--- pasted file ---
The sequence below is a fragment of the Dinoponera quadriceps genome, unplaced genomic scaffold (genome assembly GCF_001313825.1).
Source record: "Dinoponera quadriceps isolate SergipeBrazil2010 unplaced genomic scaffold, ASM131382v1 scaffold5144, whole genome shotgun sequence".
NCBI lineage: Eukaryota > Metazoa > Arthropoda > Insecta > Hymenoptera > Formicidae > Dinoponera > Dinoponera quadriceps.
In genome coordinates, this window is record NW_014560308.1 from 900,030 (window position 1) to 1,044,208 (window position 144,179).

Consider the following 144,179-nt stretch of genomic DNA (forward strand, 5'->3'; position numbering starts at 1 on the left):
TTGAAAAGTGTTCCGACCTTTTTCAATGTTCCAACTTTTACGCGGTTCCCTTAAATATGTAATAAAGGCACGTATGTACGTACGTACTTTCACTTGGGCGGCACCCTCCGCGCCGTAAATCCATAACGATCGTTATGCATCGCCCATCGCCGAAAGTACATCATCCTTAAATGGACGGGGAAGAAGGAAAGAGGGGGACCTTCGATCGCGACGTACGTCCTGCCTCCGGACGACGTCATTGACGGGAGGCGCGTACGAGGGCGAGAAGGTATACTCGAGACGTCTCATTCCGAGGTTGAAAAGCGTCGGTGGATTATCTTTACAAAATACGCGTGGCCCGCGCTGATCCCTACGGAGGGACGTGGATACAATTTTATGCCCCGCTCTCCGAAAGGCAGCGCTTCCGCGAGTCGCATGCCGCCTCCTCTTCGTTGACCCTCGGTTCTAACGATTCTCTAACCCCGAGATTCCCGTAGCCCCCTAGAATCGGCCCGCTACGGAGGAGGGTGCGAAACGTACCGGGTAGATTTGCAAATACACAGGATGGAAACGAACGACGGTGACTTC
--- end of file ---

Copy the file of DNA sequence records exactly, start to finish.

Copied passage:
The sequence below is a fragment of the Dinoponera quadriceps genome, unplaced genomic scaffold (genome assembly GCF_001313825.1).
Source record: "Dinoponera quadriceps isolate SergipeBrazil2010 unplaced genomic scaffold, ASM131382v1 scaffold5144, whole genome shotgun sequence".
NCBI lineage: Eukaryota > Metazoa > Arthropoda > Insecta > Hymenoptera > Formicidae > Dinoponera > Dinoponera quadriceps.
In genome coordinates, this window is record NW_014560308.1 from 900,030 (window position 1) to 1,044,208 (window position 144,179).

Consider the following 144,179-nt stretch of genomic DNA (forward strand, 5'->3'; position numbering starts at 1 on the left):
TTGAAAAGTGTTCCGACCTTTTTCAATGTTCCAACTTTTACGCGGTTCCCTTAAATATGTAATAAAGGCACGTATGTACGTACGTACTTTCACTTGGGCGGCACCCTCCGCGCCGTAAATCCATAACGATCGTTATGCATCGCCCATCGCCGAAAGTACATCATCCTTAAATGGACGGGGAAGAAGGAAAGAGGGGGACCTTCGATCGCGACGTACGTCCTGCCTCCGGACGACGTCATTGACGGGAGGCGCGTACGAGGGCGAGAAGGTATACTCGAGACGTCTCATTCCGAGGTTGAAAAGCGTCGGTGGATTATCTTTACAAAATACGCGTGGCCCGCGCTGATCCCTACGGAGGGACGTGGATACAATTTTATGCCCCGCTCTCCGAAAGGCAGCGCTTCCGCGAGTCGCATGCCGCCTCCTCTTCGTTGACCCTCGGTTCTAACGATTCTCTAACCCCGAGATTCCCGTAGCCCCCTAGAATCGGCCCGCTACGGAGGAGGGTGCGAAACGTACCGGGTAGATTTGCAAATACACAGGATGGAAACGAACGACGGTGACTTC